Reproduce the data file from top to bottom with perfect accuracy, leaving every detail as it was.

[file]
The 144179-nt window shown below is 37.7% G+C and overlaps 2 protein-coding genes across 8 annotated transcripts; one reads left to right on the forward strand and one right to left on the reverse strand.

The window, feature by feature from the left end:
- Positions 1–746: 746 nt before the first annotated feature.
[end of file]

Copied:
The 144179-nt window shown below is 37.7% G+C and overlaps 2 protein-coding genes across 8 annotated transcripts; one reads left to right on the forward strand and one right to left on the reverse strand.

The window, feature by feature from the left end:
- Positions 1–746: 746 nt before the first annotated feature.